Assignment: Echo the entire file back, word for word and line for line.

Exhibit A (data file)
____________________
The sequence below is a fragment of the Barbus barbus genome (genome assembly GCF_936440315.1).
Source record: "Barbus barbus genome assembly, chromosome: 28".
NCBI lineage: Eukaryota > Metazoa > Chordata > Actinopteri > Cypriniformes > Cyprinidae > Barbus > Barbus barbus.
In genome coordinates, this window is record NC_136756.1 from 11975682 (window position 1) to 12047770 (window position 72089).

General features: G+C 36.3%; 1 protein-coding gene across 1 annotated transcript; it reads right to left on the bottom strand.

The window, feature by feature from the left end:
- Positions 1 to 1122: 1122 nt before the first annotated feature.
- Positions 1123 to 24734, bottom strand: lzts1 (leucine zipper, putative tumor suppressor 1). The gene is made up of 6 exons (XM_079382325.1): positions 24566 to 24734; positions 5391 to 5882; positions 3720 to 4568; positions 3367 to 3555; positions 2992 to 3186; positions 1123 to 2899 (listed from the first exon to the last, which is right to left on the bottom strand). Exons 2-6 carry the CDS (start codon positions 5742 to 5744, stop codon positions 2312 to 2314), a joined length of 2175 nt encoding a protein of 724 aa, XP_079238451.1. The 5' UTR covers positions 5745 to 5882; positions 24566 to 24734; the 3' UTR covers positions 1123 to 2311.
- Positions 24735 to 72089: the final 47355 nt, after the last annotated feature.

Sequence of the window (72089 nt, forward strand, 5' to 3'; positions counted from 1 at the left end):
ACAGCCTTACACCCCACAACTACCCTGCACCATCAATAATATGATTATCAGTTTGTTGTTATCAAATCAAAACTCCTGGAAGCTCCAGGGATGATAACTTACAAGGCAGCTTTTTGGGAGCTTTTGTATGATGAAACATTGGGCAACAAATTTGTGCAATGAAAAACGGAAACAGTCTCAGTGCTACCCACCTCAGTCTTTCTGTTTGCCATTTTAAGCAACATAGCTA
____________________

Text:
The sequence below is a fragment of the Barbus barbus genome (genome assembly GCF_936440315.1).
Source record: "Barbus barbus genome assembly, chromosome: 28".
NCBI lineage: Eukaryota > Metazoa > Chordata > Actinopteri > Cypriniformes > Cyprinidae > Barbus > Barbus barbus.
In genome coordinates, this window is record NC_136756.1 from 11975682 (window position 1) to 12047770 (window position 72089).

General features: G+C 36.3%; 1 protein-coding gene across 1 annotated transcript; it reads right to left on the bottom strand.

The window, feature by feature from the left end:
- Positions 1 to 1122: 1122 nt before the first annotated feature.
- Positions 1123 to 24734, bottom strand: lzts1 (leucine zipper, putative tumor suppressor 1). The gene is made up of 6 exons (XM_079382325.1): positions 24566 to 24734; positions 5391 to 5882; positions 3720 to 4568; positions 3367 to 3555; positions 2992 to 3186; positions 1123 to 2899 (listed from the first exon to the last, which is right to left on the bottom strand). Exons 2-6 carry the CDS (start codon positions 5742 to 5744, stop codon positions 2312 to 2314), a joined length of 2175 nt encoding a protein of 724 aa, XP_079238451.1. The 5' UTR covers positions 5745 to 5882; positions 24566 to 24734; the 3' UTR covers positions 1123 to 2311.
- Positions 24735 to 72089: the final 47355 nt, after the last annotated feature.

Sequence of the window (72089 nt, forward strand, 5' to 3'; positions counted from 1 at the left end):
ACAGCCTTACACCCCACAACTACCCTGCACCATCAATAATATGATTATCAGTTTGTTGTTATCAAATCAAAACTCCTGGAAGCTCCAGGGATGATAACTTACAAGGCAGCTTTTTGGGAGCTTTTGTATGATGAAACATTGGGCAACAAATTTGTGCAATGAAAAACGGAAACAGTCTCAGTGCTACCCACCTCAGTCTTTCTGTTTGCCATTTTAAGCAACATAGCTA